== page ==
7 Home Remedies That Relieve Lower Back Pain Naturally

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Lower Back: The Arch You Lean on

Lower back pain is an unfortunate reality for most people at some point in their lives. The lower back, also known as lumbar spine, is the arched column that supports the torso and upper body.

It endures the greatest amount of stress from motion, rotation, bending, twisting and all the weight-lifting you do in a day. Lower back pain is the most frequently reported disability that causes absence from work, according to the National Institute of Neurological Disorders and Stroke.

The lumbar spine has a complex network of muscles and ligaments that support it. The process of aging, as well as wear and tear from daily activities frequently causes muscle strain which triggers pain. Sedentary occupations which involve sitting all day can be equally damaging to the spine. Spinal discs perform the role of shock absorbers in the spine. They can rupture from excessive pressure or improper use causing them to bulge, commonly known as herniated discs.

7 Ways To Help Your Lower Back Pain Naturally

1) Improve your posture: Poor posture negatively impacts the arch of your backbone. Slouching, while seated or standing, is one of the most easily corrected, yet often the most neglected, posture problem. By reminding yourself not to slouch until it leads to consistently good posture, you will do your spine a favor.

2) Gentle exercises: Yoga is great for stretching and toning those tense muscles and ligaments, or get into the ritual of exercises recommended by physical therapists and medical experts to accomplish the same goals. Staying active and incorporating a form of light aerobic exercise, as much as the level of pain will allow, releases endorphins, a chemical produced in the brain which is the body’s own natural pain and stress fighter.

3) Heat/Cold Therapy: When pain is acute, use heating pads or ice packs to reduce inflammation where it hurts and provides lower back pain relief.

4) Massage: Many therapeutic massage therapists offer targeted therapy for lower back pain relief and they can be quite effective when combined with other treatments. Massage helps in two ways: it eases the taut, painful muscles and calms the mind, thereby alleviating anxiety. Pain causes anxiety, and anxiety can worsen pain, as many studies have increasingly suggested.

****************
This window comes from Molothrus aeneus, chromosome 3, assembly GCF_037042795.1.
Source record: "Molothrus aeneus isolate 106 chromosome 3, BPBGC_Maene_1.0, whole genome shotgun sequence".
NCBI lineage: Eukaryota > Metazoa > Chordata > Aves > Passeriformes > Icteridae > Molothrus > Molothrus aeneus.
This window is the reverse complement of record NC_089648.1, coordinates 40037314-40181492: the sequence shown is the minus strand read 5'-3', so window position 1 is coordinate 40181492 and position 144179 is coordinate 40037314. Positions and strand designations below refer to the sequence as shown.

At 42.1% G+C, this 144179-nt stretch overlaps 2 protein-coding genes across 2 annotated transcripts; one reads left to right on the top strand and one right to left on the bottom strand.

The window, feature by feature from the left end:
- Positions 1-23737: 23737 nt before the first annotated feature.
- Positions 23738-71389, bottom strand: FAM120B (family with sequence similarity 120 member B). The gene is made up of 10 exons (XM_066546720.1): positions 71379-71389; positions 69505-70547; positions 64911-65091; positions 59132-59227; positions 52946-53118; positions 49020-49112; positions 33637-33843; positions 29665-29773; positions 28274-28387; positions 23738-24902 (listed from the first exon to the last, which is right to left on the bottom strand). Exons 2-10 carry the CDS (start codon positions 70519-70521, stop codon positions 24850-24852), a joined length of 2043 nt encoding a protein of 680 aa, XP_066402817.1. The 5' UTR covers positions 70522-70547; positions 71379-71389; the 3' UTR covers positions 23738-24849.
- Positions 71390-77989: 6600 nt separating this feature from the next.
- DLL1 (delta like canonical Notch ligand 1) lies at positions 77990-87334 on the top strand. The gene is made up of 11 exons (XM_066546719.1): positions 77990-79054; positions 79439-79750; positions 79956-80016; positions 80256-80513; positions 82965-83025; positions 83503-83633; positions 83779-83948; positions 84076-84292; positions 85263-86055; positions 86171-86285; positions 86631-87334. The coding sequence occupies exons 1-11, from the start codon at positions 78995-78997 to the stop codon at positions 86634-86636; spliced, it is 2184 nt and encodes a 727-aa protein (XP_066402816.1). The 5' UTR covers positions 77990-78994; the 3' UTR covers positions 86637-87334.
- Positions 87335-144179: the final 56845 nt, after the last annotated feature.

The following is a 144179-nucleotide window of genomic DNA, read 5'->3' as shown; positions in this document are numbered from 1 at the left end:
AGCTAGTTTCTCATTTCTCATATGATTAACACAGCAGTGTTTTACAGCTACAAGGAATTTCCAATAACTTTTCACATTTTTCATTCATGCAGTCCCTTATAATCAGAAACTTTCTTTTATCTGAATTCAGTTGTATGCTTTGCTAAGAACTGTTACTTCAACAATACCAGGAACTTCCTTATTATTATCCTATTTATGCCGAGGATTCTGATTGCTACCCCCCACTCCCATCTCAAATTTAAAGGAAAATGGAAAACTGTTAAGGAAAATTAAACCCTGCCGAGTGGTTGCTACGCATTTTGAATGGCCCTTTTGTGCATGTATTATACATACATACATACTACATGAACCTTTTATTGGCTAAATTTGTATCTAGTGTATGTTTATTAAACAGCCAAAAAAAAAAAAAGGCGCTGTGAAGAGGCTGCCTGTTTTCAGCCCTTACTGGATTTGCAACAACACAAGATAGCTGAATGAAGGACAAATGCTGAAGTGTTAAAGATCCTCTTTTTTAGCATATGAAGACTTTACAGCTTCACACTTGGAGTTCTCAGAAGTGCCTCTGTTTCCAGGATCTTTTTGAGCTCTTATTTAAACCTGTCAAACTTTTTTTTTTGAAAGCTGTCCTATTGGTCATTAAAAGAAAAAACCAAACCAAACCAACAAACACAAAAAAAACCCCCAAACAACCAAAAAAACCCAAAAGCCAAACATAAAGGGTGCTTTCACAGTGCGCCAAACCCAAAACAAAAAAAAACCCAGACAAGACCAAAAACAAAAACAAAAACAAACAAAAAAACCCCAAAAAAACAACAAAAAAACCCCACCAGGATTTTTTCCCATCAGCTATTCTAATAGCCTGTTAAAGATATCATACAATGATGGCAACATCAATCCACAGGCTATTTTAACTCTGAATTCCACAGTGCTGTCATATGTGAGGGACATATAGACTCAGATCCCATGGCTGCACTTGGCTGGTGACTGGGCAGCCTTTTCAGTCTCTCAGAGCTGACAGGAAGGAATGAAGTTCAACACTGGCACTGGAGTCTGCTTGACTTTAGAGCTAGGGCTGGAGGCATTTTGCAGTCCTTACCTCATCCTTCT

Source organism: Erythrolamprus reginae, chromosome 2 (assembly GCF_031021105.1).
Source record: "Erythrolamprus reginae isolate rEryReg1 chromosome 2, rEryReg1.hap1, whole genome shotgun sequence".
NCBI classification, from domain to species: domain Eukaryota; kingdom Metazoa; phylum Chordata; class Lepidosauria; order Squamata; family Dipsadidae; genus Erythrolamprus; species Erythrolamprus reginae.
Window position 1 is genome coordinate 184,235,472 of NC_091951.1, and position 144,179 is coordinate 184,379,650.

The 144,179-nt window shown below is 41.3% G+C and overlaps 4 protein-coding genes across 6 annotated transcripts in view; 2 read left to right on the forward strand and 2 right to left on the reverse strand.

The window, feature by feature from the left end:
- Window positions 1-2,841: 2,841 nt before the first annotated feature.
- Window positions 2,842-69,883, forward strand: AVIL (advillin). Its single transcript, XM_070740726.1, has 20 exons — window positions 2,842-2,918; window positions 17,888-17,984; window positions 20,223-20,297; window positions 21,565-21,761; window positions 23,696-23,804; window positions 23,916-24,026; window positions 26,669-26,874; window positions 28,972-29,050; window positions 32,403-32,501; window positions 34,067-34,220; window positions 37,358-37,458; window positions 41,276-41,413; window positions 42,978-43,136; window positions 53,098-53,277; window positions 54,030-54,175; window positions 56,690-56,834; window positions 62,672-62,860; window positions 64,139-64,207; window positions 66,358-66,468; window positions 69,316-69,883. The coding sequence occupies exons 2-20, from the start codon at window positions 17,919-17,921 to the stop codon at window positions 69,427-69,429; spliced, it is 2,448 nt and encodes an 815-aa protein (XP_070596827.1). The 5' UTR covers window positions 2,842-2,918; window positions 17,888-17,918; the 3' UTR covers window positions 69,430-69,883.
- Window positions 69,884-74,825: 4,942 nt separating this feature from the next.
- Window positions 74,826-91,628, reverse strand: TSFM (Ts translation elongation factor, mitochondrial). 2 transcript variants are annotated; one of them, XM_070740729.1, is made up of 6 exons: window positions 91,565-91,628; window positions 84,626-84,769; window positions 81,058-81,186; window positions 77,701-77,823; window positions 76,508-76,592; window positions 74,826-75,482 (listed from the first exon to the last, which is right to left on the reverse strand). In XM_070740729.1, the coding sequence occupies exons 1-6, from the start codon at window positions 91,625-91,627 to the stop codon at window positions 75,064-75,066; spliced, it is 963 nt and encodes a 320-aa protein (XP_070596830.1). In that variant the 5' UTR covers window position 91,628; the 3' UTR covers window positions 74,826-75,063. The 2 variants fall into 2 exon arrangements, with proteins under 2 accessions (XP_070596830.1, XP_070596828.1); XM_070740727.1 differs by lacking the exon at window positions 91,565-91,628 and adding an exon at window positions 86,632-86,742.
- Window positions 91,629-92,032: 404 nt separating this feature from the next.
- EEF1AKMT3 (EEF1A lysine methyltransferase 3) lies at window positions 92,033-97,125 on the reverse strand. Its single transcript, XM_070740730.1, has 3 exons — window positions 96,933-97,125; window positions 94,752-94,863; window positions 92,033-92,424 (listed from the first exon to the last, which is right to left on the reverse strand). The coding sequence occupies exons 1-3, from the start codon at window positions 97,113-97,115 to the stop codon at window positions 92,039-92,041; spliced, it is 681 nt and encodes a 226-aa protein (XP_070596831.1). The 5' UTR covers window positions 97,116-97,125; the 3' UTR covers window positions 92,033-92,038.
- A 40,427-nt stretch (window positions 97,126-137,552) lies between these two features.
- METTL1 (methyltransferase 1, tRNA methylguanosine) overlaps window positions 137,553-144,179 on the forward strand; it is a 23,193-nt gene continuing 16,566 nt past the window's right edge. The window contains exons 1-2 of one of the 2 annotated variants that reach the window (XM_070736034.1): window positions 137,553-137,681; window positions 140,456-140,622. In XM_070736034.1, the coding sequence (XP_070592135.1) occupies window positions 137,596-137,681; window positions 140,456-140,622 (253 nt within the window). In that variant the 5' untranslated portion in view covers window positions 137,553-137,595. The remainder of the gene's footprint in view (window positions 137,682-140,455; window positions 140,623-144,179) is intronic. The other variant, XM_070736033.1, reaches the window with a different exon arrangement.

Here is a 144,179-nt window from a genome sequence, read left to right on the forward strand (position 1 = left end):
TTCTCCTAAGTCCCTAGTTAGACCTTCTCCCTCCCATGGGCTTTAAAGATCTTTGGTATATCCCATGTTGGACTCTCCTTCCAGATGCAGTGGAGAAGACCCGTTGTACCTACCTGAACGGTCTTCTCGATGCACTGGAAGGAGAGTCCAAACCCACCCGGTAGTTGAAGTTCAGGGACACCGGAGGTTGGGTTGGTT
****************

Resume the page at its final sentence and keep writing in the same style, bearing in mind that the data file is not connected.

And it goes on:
5) Maintain a healthy weight: With all the weight-bearing the lumbar spine has to do, it helps enormously to eat healthily and stay trim to the extent possible.

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6) Regular sleep: Never underestimate the value of a good night’s sleep. Rest and good sleep promote healing, but it can be challenging to find a painless sleep position when you have lower back pain.

Using a support pillow under your knees if you’re a back sleeper, or placing one between your knees if you sleep on your side can help decrease pain. Over-the-counter painkillers, if your doctor permits, reduce pain when it is severe and enable you to sleep.

7) Soak in the bathtub: Relaxing and invigorating, a good soak in warm water will loosen the muscles. Add a few drops of your favorite essential oil to the water and the scent will relax your mind and body through aromatherapy.

Sometimes, medical or surgical intervention becomes necessary for lower back pain treatment. A good chiropractor performs spinal manipulations that help restore the normal alignment of the vertebral column. Severe pain going down the legs, and/or numbness and tingling in the feet could be an indication of a pinched sciatic nerve that a spine physician or a neurosurgeon can diagnose and treat.

True of almost everything, how you nurture and care for your spinal health throughout your life will determine the state of it when you are older. The healthier and fitter you are in your overall health, exercise regularly, listen to your body, practice relaxation in some form, the more successful your lower back pain treatment will be.

Chronic lower back pain can often be prevented, or at least reduced, and can be managed at home using techniques that are quite simple once you get into the habit of paying attention to the very first symptoms of lower back pain.


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